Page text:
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RE: [Slovak-World] Today's saying seems to be a quote

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  • Helen Fedor
    I meant that we have 3 separate reference sections: one with books covering the Czech Republic, one with books covering Slovakia, and one with books covering
    Message 1 of 15 , Aug 29, 2008
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      I meant that we have 3 separate reference sections: one with books
      covering the Czech Republic, one with books covering Slovakia, and one
      with books covering the former Czechoslovakia.

      H



      >>> <fbican@...> 8/29/2008 12:18 PM >>>
      How lucky for you!

      My grandparents came from both Bratislava and Prague, so I still think
      of myself as Czechoslovakian. I'm well aware that they're separate
      entities now, but for my 55 years on this planet, they're still related.


      Kindest regards,

      Skeeter

      -------------- Original message from "Helen Fedor" <hfed@...>:
      --------------

      How sweet.

      It's called the Czech, Slovak, and Czech & Slovak reference
      collections
      at the Library of Congress. We have some pretty amazing books, some of
      them close at hand.

      I just found one more dictionary, called _Struc~ny etymologicky
      slovnik
      jazyka c~eskeho_, that gives a "cleaner" explanation. Acc'd to this, "
      < ovad > comes from the proto-Slavic < obad—ä >. Perhaps a
      proto-European verb. An old form of < hovad > (folk, also < hovado >):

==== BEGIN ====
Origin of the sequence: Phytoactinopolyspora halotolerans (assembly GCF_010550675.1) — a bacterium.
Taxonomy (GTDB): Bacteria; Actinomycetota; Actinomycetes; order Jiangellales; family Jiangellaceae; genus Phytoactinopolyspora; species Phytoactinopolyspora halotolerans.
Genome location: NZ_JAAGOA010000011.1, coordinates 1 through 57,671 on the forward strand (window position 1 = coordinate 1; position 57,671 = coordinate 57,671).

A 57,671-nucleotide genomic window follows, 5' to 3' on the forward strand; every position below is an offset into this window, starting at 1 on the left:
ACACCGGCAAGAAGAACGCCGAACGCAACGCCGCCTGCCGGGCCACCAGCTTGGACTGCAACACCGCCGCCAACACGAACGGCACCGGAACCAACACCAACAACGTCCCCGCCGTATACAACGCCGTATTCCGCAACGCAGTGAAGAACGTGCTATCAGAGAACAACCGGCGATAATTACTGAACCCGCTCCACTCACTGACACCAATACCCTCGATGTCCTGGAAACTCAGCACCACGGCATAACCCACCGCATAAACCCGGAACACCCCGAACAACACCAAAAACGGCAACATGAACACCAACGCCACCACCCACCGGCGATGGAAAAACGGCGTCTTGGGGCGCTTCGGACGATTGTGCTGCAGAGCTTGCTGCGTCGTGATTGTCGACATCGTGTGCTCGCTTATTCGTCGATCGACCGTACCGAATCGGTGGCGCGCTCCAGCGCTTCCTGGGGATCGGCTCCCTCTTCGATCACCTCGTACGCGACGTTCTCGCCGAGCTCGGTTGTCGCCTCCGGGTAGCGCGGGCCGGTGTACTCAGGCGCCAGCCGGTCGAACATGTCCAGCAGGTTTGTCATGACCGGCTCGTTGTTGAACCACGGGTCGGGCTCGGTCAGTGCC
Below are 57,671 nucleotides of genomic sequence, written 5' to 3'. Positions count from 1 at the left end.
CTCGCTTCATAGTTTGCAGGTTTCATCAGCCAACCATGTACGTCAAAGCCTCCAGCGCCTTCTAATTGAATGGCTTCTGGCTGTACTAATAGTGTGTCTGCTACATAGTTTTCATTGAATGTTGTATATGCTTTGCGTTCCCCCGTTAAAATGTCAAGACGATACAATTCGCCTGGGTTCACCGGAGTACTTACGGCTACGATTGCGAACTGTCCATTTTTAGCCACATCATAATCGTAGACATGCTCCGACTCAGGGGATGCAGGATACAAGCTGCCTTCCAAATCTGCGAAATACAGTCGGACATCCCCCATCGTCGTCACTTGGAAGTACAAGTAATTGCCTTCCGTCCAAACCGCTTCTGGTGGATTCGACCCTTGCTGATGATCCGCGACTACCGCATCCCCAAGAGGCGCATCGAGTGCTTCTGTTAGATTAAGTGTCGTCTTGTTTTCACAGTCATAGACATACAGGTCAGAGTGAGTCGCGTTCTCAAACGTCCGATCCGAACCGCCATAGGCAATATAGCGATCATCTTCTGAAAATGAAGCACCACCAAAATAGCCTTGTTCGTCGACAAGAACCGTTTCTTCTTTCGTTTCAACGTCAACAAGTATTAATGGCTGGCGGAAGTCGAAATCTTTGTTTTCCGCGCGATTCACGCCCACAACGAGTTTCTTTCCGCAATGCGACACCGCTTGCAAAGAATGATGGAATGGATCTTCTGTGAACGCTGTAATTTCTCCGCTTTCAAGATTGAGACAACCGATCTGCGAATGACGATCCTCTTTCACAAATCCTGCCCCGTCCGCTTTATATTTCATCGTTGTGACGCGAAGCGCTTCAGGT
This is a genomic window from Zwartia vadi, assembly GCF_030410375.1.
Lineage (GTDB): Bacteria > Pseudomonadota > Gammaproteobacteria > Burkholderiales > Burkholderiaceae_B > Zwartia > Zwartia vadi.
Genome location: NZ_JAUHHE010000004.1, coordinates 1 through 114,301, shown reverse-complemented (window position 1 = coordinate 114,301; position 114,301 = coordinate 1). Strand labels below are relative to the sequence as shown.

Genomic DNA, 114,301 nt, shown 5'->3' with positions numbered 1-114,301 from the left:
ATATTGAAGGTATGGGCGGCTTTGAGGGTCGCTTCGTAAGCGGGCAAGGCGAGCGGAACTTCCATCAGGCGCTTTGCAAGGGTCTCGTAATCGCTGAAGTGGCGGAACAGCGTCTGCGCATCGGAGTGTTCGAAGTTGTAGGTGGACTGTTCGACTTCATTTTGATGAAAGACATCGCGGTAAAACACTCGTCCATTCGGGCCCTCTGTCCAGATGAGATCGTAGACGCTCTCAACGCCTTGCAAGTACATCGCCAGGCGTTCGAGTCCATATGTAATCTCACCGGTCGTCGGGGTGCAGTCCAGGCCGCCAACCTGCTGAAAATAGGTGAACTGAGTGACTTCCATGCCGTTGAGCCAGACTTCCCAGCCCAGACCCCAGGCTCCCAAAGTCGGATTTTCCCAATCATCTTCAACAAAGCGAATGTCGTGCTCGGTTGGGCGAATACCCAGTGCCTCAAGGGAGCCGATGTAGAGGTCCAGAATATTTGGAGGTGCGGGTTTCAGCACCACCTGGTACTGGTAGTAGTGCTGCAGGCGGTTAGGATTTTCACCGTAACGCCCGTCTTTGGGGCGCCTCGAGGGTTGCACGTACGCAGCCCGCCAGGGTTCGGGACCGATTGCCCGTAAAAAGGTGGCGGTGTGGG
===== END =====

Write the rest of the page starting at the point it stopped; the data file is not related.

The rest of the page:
it bites primarily cattle < hovezi dobytek >."

      H

      >>> Ben Sorensen <cerrunos1@...> 8/29/2008 11:21 AM >>>
      Where do you find this stuff???? You found exactly what I was looking
      for...
      Ben

      zlatu hviezdicku uz mam. Sa vola Milka. :-)


      --- On Fri, 8/29/08, Helen Fedor <hfed@...> wrote:

      From: Helen Fedor <hfed@...>
      Subject: RE: [Slovak-World] Today's saying seems to be a quote
      To: Slovak-World@yahoogroups.com
      Date: Friday, August 29, 2008, 11:10 AM

      I've checked two etymological dictionaries and found that the word is
      the same in both Slovak and Czech, except for a long "a" in the Czech
      word. Acc'd to one dictionary, < ovad > is the modern version of the
      proto-Slavic "obad", which coresponds with the Latin < tabanus > [the
      first part of the horsefly's scientific name]. Both of these words are
      derived from an unknown proto-European word.

      Another Czech etymological dictionary says that < ovad > is a
      development of the root for the word < ovce >, meaning "sheep". This
      version says that < ovad > meant/means "the thing that bites sheep"
      and
      relates it to < uodas >, meaning "mosquito". "It's often noted," says
      this entry, "that the < ovad > primarily annoys cattle [< hovezi
      dobytek
      > = folk usages <hovado > and < hovad >]."

      Another explanation given by this dictionary is that < ovad > is